* SMC05A Pololu Dual Serial Motor Controller
 * Jeremy Bridon <>
 * Anthony Cascone <>
/*** Includes ***/
#include <SoftwareSerial.h>
#include "math.h"
/*** Definitions ***/
#define rxPin 5    // Defines the "recieve" pin for software serial to motor controller
#define txPin 6    // Defines the "transmit" pin for software serial to motor controller
#define resetPin 7 // Defines the reset pin for the motor controller
#define ledPin 13  //defines the LED pin
// Create a special SoftwareSerial for direction communications with the motor controller
SoftwareSerial motorSerial = SoftwareSerial(rxPin, txPin);
/*** Sample Setup Usage ***/
void setup()
	// Set the baud rate of standard serial
         //set up the LED pin
         pinMode(ledPin, OUTPUT);
	// Initialize the motor controller
void loop()
    for(int i = 0; i < 127; i += 2)
        Serial.print("step: ");
        // Set the motors (index 0 and 1) forward
        SetMotor(0, 128+i);
        SetMotor(1, 128-i);
        Serial.print("motors: [");
        delay(2000); // Wait 1 second
        // Set the motors (index 0 and 1) backwards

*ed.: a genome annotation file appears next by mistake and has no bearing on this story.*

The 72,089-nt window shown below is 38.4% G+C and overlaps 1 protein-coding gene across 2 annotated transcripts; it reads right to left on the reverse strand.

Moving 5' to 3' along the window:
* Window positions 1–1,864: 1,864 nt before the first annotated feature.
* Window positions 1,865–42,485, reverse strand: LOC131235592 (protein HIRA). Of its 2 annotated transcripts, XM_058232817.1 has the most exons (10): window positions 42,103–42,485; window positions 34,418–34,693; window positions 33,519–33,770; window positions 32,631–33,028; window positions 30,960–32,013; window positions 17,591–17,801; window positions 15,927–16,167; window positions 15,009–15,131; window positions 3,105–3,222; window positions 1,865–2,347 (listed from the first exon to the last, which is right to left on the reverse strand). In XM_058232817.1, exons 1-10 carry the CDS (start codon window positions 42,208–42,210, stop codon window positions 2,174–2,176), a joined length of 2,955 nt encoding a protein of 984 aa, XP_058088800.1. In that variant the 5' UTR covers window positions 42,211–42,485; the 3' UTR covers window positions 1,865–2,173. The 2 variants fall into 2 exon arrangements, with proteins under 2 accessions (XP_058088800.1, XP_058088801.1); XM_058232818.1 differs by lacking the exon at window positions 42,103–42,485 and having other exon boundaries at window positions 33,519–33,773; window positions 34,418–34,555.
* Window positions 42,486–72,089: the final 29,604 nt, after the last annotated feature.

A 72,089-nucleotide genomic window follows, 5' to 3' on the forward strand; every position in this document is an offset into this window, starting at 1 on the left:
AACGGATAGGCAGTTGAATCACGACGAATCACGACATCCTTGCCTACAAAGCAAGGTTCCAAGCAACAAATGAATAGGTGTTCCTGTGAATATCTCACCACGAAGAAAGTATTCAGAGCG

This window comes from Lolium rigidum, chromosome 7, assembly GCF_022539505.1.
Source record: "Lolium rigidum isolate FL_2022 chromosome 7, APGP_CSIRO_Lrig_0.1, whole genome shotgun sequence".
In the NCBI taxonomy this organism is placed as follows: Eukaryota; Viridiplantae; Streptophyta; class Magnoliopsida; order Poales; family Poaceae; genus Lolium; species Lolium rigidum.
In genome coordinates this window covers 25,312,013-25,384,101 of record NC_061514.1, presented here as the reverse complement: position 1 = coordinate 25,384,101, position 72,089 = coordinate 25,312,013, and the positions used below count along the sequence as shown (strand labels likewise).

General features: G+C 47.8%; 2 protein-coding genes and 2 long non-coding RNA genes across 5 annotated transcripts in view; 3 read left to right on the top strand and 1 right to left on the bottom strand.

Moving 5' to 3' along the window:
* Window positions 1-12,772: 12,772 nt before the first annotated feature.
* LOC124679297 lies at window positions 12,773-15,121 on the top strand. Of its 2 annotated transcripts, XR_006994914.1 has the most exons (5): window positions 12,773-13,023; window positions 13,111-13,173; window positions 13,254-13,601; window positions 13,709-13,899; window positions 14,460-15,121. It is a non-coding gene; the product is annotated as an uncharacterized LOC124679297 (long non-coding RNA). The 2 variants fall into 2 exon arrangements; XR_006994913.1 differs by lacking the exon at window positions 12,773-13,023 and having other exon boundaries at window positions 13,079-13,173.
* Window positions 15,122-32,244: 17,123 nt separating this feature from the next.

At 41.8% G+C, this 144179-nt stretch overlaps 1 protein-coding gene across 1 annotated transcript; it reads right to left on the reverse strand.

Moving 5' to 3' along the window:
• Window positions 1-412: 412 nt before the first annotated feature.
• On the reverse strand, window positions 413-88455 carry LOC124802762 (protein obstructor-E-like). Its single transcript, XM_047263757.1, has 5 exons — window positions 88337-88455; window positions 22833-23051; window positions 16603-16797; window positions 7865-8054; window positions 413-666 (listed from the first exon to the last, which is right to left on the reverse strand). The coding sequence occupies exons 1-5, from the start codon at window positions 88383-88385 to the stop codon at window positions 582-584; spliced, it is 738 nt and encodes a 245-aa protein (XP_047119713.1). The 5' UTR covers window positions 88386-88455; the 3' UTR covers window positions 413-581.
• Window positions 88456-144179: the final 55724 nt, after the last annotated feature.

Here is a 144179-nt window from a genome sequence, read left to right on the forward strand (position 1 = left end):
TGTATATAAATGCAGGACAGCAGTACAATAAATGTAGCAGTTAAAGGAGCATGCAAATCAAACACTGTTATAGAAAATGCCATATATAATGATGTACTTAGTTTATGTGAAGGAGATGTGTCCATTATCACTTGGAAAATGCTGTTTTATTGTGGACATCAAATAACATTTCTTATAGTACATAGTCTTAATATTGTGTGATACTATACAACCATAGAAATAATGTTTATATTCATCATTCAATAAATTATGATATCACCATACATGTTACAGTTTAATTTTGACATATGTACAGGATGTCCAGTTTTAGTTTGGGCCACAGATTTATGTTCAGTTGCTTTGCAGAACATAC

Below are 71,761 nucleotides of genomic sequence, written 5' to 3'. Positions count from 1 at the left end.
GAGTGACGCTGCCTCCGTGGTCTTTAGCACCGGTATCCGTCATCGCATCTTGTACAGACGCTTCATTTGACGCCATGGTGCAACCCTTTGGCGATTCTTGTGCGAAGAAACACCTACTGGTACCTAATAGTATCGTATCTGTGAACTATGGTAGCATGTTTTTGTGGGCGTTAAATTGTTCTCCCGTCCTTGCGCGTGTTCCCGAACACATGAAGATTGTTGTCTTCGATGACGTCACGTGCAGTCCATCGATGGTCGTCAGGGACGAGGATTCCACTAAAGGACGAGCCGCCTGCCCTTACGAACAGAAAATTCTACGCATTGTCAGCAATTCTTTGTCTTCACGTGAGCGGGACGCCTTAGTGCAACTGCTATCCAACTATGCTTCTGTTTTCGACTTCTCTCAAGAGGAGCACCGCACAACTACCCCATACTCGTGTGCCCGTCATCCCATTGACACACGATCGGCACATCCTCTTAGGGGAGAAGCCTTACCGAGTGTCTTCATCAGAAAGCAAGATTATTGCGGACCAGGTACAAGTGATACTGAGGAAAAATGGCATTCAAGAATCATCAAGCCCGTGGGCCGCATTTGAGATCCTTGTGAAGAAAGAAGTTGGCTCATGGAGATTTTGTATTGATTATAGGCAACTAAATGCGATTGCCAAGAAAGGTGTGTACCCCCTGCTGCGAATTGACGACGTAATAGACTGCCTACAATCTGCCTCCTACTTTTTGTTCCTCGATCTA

SetMotor(0, 128-i);
        SetMotor(1, 128+i);
        delay(2000); // Wait 1 second
     // Reset the motor controller (By setting low then high signals to the resetPin)
    digitalWrite(resetPin, LOW);
    digitalWrite(resetPin, HIGH);
// Public: Initialize the motor controller and unique serial communications
void InitMotor()
	// Setup Pins for I/O
	pinMode(rxPin, INPUT);		// Serial Recieve Pin
	pinMode(txPin, OUTPUT);		// Serial Transmit Pin
	pinMode(resetPin, OUTPUT);	// Motor Reset Pin
	// Set the baud rate of software serial
        // Reset the motor controller (By setting low then high signals to the resetPin)
	digitalWrite(resetPin, LOW);
	digitalWrite(resetPin, HIGH);
	// Pause of the reset
// Public: Set a speed (0 to 127 for backwards, 128 to 255 for forward) based on a motor index
void SetMotor(int motorIndex, int speed)
	// Cap the given speed
	if(speed < 0)
		speed = 0;
	else if(speed > 255)
		speed = 255;
	// Convert the given speed to directional speeds
	bool Forward;
	if(speed >= 128)
		Forward = true;
		speed -= 128;
		Forward = false;
		speed = 127 - speed;
	// Pass our conversion to the base SetMotor function
	SetMotor(motorIndex, speed, Forward);
// Public: Set a speed (0 to 127) and direction (boolean) to a motor
void SetMotor(int motorIndex, int speed, boolean GoForward)